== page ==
Investment Securities - Other Types of Bonds

 

Zero-Coupon Bonds: Zero-coupon bonds are debt securities issued at a deep discount from par, with the difference between the discount and the face value paying out at maturity. These bonds do not make regular interest, or coupon, payments. Corporations, municipalities and the U.S. government all offer zero-coupon bonds.

In the case of corporate and U.S. government zeros, the income received upon redemption, sometimes referred to as phantom income or accreted interest, is taxable each year up to the redemption date, despite the fact that the bondholder does not receive the interest until maturity. Zero coupons are more sensitive to interest rate changes and are thus more volatile than other bonds of similar quality. An investor who needs to sell the bond before maturity risks losing principal if the investor sells the bonds during a time of rising interest rates. Zeros are great investments for people who need the exact redemption value on a certain date and no sooner - which is why zero-coupon bonds are popular college savings tools.

Exam Tips and Tricks
Three concepts regarding debt retirement that you will need
to know for the exam are redemption, conversion and call provisions.

CMOs: CMOs, short for collateralized mortgage obligations, are mortgage-backed securities purchased in $1,000 denominations that pool together a large number of private mortgages (usually on single-family residences), mortgage pass-through securities like those issued by Fannie Mae and Ginnie Mae (as discussed above), and other CMOs. All of these mortgage-backed securities are divided into maturity classes called tranches. Each tranche is given its own estimated life, interest rate and payment priority, even though all tranches are backed by the same pool of mortgages.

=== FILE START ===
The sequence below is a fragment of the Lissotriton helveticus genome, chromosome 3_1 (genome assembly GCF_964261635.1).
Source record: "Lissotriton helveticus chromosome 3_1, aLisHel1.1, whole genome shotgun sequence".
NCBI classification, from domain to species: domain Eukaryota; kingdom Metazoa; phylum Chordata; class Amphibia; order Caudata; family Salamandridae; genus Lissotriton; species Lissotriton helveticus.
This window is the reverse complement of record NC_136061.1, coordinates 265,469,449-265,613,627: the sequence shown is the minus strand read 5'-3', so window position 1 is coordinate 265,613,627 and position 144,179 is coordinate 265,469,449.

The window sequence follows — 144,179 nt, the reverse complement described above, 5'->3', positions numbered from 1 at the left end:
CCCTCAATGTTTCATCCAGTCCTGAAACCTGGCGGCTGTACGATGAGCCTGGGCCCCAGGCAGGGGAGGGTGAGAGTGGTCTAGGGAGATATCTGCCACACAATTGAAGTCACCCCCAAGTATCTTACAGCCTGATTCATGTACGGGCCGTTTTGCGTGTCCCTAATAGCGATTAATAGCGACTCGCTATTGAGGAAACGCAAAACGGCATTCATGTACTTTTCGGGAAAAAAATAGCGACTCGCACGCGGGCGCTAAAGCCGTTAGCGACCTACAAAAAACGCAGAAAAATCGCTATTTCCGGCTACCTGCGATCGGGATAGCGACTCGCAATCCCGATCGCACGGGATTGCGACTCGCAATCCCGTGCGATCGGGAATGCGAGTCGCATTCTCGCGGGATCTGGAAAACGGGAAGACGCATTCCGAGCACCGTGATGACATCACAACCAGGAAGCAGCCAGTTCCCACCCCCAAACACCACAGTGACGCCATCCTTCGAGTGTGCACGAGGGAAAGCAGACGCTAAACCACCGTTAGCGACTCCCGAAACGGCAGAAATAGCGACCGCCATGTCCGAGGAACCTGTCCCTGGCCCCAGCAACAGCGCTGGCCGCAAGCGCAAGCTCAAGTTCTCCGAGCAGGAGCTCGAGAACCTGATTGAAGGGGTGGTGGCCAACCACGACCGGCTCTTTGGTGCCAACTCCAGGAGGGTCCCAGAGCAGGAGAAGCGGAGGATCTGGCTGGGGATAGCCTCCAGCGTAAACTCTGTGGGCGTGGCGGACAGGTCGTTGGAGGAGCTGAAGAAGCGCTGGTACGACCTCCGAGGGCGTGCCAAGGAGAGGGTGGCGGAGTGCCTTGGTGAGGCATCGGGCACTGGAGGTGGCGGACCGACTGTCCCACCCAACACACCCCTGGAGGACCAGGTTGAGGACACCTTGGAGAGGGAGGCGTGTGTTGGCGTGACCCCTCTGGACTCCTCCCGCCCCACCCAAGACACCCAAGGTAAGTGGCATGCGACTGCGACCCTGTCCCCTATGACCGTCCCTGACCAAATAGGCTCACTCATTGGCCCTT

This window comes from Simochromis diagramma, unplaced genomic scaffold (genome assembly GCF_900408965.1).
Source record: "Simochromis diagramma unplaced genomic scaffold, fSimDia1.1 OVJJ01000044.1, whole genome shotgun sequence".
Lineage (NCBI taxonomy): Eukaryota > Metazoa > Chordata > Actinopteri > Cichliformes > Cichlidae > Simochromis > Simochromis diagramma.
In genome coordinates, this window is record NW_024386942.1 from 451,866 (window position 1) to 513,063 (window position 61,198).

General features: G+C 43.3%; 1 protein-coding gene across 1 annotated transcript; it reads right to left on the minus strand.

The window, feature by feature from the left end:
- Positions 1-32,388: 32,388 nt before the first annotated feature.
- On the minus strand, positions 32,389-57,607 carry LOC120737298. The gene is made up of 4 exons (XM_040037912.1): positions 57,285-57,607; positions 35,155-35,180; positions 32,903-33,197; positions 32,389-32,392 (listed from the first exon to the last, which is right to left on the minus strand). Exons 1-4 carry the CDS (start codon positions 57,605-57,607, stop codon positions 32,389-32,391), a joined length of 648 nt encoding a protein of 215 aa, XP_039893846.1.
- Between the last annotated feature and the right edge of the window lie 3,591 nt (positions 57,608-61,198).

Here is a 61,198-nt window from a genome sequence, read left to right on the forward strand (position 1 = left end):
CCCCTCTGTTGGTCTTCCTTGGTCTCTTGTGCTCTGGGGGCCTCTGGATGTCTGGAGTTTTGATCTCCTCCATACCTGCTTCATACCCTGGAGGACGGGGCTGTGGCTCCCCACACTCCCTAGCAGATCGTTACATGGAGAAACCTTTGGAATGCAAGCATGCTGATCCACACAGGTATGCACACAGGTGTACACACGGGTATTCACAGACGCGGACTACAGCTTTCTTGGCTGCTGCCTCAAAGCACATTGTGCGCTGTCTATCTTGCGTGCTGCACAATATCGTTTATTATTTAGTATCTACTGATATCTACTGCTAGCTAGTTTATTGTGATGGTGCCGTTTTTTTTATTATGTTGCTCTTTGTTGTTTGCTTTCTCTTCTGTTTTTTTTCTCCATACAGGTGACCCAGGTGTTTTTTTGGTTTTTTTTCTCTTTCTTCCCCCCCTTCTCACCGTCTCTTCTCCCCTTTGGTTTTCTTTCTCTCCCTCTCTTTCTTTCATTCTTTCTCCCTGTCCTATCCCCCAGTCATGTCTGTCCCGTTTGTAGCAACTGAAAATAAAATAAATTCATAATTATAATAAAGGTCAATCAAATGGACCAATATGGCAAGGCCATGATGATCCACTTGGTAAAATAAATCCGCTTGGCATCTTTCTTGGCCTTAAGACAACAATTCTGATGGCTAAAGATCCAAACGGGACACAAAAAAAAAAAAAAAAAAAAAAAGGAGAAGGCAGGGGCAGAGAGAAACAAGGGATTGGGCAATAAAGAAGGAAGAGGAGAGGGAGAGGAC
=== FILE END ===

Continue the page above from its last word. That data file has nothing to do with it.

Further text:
All tranches receive  interest payments according to the tranche-specific rate; however, only the "youngest" tranche receives principal payments - in $1,000 increments - as well. When the principal payments of the youngest tranche are exhausted, the life of that tranche effectively expires, and principal payments begin on the next tranche, with other tranches receiving interest-only payments. This process continues until all tranches have run out of principal payments.

Because changes in interest rates affect the rate of mortgage prepayments, CMO tranches will not strictly adhere to the length of their initial life spans, and so the amount of interest paid and the amount of principal returned over time may vary. In this way, CMOs are complex investment vehicles and should only be used when the client is an experienced investor.

Money Market Instruments


Related Articles
  1. Investing Basics

    What are Tranches?

    Tranches often describe specific classes of bonds within a security that hold different degrees of risks and maturities.
  2. Personal Finance

    Why Are Mortgage Rates Increasing?

    Learn how the secondary mortgage market and investor demand affect the cost of home ownership.
  3. Investing

    What Are Tranches?

    “Tranche” is a French word that refers to a slice.
  4. Bonds & Fixed Income

    Profit From Mortgage Debt With MBS

    Mortgage-backed securities can offer monthly income, a fixed interest rate and even government backing.
  5. Bonds & Fixed Income

    All About Zero Coupon Bonds

    Zero-coupon bonds are bonds that do not make any interest payments (which investment professionals often refer to as the "coupon") until maturity. For investors, this means that if you make an ...
  6. Options & Futures

    20 Investments: Zero-Coupon Securities